Although most of the H3Africa projects have yet to publish results, examples of the types of finding it might provide are starting to appear in the literature. For example, in March this year, Rotimi and his colleagues reported4 that about 1% of West Africans, African Americans and others of recent African ancestry carry a gene variant that increases their risk of obesity. And a collaboration between South African and Italian scientists resulted, also last month, in the identification of a genetic variant5 that seems to increase the carrier's risk of heart disease and cardiac arrest. The researchers identified the variant by studying a South African family that has been hit hard by the disease, whose members did not carry any gene variants previously associated with the illness. Although it is not known how common the variant is in South Africa, it could play a part in the high levels of heart disease seen in the country.
These insights could lead to better treatment for Africans and people of recent African descent, and perhaps result in discoveries about human genetics. “We are all African beneath our skin, so understanding African genomes is going to be of global benefit,” says Rotimi.
Cost and capacity
The attention that genomics research is getting in Africa has not been without critics. Cost is a major concern. Like most developing regions, Africa is seeing a rapid rise in non-communicable diseases such as cancer. In developed countries, cancer treatments are profoundly informed by genomics. But many African nations have only a handful of cancer specialists, and limited capacity for diagnosis and treatment. Although breast-cancer rates, for example, are lower in parts of Africa than in developed countries, more Africans die from the disease and not just because of a lack of access to care — standard treatments sometimes seem less efficient in some African women. Still, basic cancer-therapy equipment may be higher on the wish list than new genomic tests tailored to African people's tumours. In April last year, for example, Uganda's only radiotherapy machine broke down, forcing people to travel to neighbouring Kenya for treatment, at their own cost.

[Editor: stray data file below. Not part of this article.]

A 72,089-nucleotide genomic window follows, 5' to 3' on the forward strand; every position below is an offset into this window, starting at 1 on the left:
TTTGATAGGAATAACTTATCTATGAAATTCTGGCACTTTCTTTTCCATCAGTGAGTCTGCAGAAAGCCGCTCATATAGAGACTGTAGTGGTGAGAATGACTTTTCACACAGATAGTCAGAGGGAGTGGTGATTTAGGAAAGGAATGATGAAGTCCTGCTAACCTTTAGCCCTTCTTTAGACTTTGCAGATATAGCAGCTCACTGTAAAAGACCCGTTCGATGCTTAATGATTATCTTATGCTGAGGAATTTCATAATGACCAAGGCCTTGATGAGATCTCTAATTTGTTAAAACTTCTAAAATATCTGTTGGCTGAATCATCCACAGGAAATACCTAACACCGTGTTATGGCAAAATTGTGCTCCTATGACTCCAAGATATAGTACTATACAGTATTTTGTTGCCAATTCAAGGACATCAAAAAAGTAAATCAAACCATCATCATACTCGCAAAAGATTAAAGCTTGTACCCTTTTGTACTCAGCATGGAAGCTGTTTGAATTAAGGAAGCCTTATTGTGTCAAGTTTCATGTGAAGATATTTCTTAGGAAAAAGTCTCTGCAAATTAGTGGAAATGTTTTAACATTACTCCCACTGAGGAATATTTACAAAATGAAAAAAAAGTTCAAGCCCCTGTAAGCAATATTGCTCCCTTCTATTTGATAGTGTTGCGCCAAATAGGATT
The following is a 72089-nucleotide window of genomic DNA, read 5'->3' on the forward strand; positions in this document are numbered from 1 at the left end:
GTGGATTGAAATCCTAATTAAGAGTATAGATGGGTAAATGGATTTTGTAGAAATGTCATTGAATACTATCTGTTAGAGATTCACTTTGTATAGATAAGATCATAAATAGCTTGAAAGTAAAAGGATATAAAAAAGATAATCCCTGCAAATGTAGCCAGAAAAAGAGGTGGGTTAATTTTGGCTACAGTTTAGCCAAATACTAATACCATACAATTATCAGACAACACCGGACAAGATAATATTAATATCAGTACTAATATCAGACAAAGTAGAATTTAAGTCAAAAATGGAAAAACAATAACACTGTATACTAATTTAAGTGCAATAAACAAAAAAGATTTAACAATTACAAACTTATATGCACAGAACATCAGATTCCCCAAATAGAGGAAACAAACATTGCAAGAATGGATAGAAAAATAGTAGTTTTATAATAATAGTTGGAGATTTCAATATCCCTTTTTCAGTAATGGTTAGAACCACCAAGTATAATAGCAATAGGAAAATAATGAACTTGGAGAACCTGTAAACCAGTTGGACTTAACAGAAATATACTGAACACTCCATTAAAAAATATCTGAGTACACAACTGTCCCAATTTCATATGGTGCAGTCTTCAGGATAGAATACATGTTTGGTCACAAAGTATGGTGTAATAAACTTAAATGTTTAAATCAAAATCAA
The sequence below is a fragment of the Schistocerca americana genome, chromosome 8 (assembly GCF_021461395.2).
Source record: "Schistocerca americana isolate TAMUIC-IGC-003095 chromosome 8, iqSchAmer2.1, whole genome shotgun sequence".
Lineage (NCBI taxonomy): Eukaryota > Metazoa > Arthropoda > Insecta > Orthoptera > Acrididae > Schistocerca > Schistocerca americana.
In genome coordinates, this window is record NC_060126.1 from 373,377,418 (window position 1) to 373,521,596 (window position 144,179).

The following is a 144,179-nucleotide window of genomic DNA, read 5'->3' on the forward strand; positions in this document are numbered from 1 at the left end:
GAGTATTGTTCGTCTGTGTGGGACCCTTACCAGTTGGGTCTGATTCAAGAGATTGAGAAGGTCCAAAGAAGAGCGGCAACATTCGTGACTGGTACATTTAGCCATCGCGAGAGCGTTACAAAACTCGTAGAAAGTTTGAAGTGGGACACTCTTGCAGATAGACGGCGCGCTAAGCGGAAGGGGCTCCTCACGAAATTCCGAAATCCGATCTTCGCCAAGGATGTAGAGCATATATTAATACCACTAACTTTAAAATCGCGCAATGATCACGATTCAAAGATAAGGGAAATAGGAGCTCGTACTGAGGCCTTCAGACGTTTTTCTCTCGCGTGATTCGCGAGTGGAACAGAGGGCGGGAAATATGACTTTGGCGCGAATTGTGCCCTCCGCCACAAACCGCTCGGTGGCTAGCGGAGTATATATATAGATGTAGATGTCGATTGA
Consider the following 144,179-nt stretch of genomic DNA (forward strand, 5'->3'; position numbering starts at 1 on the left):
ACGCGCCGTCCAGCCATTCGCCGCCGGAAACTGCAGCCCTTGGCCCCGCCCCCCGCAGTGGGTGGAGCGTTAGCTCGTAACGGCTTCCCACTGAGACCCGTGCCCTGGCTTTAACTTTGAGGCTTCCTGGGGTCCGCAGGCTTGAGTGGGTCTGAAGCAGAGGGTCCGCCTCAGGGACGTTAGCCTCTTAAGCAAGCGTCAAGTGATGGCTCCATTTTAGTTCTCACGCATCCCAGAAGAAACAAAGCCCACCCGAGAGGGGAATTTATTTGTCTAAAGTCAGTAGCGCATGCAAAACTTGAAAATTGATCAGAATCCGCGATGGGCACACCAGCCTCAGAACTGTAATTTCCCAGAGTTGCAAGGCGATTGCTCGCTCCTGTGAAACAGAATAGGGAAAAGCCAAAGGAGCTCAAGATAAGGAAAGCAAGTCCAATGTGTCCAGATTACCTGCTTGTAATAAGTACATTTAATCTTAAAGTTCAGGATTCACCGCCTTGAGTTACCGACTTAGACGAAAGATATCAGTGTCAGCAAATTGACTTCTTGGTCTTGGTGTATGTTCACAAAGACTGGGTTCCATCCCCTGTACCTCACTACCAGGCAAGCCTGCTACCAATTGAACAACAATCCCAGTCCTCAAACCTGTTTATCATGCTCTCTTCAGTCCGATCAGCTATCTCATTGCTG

There are those who think that projects such as H3Africa are over-stating the significance of the genetic variance between Africans and Europeans, and its effects on treatment options. Reinhard Hiller, director of the Centre for Proteomic and Genomic Research, a non-profit bioinformatics organization in Cape Town, is pleased that there is growing interest in African genomics. But he thinks that many genomic approaches, especially for treating cancer, can be applied to Africans now. A biopsy from a black woman's breast tumour can undergo the same analysis as that of a European's to look for the tell-tale genetic signs of its origin, he argues. And starting to do this, even on a small scale, might provide more informative data than focusing only on the differences, he says. “We shouldn't try and prevent governments and societies in Africa from having access to cutting-edge solutions merely because they are deemed imperfect.”